Have you ever reached for a fresh, clean item of clothing and instead of the scent of fresh laundry felt yourself enfolded in last night’s dinner? If so then you may be a member of one of the many families in this country who are overdue their next house move and could be ready to invest in a new home.
Whichever town or city you live in, it’s clear that the UK housing market has been largely stagnant over the last few years. The worry of being able to afford stamp duty costs, moving costs and an increased mortgage during an uncertain job market has left many of us taking Sarah Beeny’s advice and sitting tight and either extending or improving, rather than hunting out our ideal next home.
Yet now by all accounts it seems the Government and financial markets are keen to kick start the property market. So what will compel families to actually make the move and purchase their next home? What do families want? What makes them buy? And what should house builders and potential vendors be doing to make their homes sell successfully?
The first thing that modern families usually look for is the kitchen. Ideally it should be wide enough to sidestep small children dancing around adults’ ankles at mealtimes, with an informal eating/homework area included alongside. Families frequently state that they would rather have a more open plan kitchen area like this than a separate dining room, which can often become an unofficial dumping ground.
The kitchen should lead directly onto the sitting room, and through to the garden, so that parents can see their children from the kitchen sink. Bi-fold doors leading on to the garden seem to be the in thing at the moment, but French doors are also good as long as there is a direct line of sight from kitchen to garden. The developer Linden Homes has created a good example of this at its ‘Riverside’ scheme in Godalming, Surrey. There’s a wide kitchen, a bay window dining area and a view from the kitchen through the sitting room to the back garden.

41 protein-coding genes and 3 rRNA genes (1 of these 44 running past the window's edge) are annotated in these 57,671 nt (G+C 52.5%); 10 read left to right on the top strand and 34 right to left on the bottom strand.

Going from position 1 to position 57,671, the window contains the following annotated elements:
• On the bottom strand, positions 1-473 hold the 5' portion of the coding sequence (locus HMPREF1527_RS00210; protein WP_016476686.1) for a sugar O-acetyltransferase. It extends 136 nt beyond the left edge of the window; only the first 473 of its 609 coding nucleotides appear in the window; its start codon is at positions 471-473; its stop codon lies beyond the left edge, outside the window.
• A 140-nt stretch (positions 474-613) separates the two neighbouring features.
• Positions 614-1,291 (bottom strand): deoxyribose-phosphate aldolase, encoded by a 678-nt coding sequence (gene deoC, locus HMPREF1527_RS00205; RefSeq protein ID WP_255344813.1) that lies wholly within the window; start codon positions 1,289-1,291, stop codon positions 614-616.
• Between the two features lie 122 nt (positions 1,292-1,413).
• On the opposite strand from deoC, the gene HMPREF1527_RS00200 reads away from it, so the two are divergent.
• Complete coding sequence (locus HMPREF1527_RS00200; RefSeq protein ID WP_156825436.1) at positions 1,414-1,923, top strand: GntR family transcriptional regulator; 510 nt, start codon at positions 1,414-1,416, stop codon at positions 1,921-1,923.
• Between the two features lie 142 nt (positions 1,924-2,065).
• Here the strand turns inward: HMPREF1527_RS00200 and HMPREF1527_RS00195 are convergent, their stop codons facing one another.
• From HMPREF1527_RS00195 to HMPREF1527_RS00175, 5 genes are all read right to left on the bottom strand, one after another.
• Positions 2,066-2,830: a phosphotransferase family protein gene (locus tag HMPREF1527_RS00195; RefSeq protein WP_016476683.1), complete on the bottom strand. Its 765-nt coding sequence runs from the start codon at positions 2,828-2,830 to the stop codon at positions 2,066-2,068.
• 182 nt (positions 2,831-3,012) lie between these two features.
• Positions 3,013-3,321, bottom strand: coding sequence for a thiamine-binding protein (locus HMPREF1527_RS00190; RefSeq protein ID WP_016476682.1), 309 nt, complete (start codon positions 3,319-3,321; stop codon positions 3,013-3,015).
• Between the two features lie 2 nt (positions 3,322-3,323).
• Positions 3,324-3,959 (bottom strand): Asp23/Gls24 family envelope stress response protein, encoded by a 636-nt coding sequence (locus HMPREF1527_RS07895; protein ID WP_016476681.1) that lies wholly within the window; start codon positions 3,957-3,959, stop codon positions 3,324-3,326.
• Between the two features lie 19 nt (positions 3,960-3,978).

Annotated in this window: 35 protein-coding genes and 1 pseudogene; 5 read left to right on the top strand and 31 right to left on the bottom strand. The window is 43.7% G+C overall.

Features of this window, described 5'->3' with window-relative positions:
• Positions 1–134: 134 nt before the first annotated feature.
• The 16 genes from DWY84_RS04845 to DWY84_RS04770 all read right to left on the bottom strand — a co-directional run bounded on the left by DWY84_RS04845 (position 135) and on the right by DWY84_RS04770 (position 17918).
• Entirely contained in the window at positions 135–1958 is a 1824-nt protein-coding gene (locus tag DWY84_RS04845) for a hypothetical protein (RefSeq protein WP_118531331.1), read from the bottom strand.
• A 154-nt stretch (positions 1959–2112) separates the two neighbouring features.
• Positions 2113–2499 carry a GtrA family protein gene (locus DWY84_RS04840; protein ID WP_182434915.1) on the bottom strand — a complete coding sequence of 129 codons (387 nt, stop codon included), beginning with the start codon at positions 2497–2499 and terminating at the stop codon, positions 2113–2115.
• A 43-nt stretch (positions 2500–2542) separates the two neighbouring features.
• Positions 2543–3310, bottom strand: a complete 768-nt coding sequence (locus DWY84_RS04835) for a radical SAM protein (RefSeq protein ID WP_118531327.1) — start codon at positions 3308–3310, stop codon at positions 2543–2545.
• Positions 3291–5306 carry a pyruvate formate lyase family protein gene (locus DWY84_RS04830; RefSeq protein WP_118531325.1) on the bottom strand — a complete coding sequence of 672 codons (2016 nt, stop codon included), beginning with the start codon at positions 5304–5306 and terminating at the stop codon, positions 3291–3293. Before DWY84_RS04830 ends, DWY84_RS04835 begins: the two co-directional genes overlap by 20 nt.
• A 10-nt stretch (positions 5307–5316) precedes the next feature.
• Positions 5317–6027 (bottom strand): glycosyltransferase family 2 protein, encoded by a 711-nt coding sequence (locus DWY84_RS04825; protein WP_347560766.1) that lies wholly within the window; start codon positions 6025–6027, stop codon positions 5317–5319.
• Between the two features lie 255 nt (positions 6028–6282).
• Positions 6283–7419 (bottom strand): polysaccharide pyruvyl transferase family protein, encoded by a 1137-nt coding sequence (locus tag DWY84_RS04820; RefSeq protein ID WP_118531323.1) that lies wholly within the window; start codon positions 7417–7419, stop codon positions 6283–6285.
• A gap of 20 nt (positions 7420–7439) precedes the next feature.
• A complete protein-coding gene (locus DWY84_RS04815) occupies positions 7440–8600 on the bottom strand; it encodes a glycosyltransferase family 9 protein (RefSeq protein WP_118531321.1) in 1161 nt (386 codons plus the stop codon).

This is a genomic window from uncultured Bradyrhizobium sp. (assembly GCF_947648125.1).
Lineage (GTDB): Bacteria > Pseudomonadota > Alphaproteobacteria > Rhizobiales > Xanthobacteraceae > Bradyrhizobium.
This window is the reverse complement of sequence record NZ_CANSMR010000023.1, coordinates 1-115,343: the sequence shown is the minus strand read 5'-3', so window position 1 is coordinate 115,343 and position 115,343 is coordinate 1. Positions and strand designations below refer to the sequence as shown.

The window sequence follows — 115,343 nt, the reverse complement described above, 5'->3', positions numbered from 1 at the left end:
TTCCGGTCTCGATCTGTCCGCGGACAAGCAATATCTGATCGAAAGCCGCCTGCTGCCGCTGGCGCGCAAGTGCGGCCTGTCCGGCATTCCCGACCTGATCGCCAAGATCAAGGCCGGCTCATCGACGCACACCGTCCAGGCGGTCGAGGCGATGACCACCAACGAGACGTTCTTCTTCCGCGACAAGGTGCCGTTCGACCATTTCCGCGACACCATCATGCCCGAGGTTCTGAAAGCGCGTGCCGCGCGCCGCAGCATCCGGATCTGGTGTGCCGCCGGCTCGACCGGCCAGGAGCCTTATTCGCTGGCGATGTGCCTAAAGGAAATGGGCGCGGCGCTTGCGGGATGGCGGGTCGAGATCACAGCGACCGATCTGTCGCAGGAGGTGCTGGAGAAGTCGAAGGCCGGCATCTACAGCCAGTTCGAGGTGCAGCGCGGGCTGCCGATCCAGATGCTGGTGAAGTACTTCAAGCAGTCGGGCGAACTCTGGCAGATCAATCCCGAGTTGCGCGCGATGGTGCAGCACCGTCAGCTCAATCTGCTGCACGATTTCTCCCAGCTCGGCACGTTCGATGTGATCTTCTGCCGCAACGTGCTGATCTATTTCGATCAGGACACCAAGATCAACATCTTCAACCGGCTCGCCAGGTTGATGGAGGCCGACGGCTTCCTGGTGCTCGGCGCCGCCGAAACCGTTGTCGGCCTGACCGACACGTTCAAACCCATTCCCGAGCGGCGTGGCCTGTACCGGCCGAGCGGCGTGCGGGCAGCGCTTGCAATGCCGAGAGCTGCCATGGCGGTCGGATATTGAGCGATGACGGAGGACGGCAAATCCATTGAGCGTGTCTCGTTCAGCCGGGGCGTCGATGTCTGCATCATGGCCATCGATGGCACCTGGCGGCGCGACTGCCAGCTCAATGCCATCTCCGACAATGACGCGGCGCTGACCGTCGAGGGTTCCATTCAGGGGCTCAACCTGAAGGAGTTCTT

The importance of the garden itself is often understated. Most families want a big back garden. Too many new build gardens have just a patch of grass with barely enough room for the obligatory trampoline. Families need space for the trampoline, room to kick a ball around and a deck/patio where parents can quietly observe with a cup of tea/ glass of wine depending upon the season. One developer to have noted this is Shanly Homes, whose ‘Fairlawns’ development in Woking, Surrey is currently marketed as having houses with larger than average gardens. A front garden is nice to have but a drive to park the car in is much more important. Conservatories are also in demand as playrooms, although families won’t be put off if there isn’t one as long as there may be room to put one in at a later date.
In terms of bathrooms, it’s not essential to have three bathrooms in a three bedroom home as some house builders would have us believe. An en-suite is a luxury but it’s not a deal breaker for most families – no-one moves because they want an en suite. However a downstairs loo is a must-have, making potty training and other emergencies so much easier for all involved. Two loos are fine for a three bedroom household –most families would rather have extra storage than an extra bathroom to clean.
Families need masses of storage; for ironing boards, hoovers, brooms – the basic paraphernalia of life. So many existing and new build homes do not factor this in, and it can be a huge deciding factor upon whether to purchase for many families. There should be room for a decent-sized wardrobe in every bedroom, and ideally a larger sized bed in the main bedroom. Families who have invested in a king or super-king sized bed are unlikely to want to part with it, especially considering the number of nights when the whole family still ends up sleeping in one bed.
There also has to be space somewhere in the house to put the washing, so that everyone’s clothes don’t end up smelling of last night’s dinner. It does not necessarily have to be a laundry room, but rather an obvious space where washing can be put while it dries, instead of picking up all the kitchen smells and cluttering up the house. This is crucial in the UK where 70% of the year is damp and/or humid. In Horley, Surrey, homes in the latest phase of ‘The Acres’ development by David Wilson Homes have convenient utility rooms located just off the kitchen dining room.
Perhaps most importantly, however, homes will not sell to families unless they are within reasonable reach of good local schools. For families – or soon to be families – who are not able to afford independent schools, the term ‘Location, Location, Location’ is rather irrelevant, ‘Infants, Juniors, Seniors’ is the far more apposite phrase.
So house builders, vendors – take heed. The clean laundry factor, when considered along with all of the above, may just be the key which unlocks the door to a more robust, proactive property market.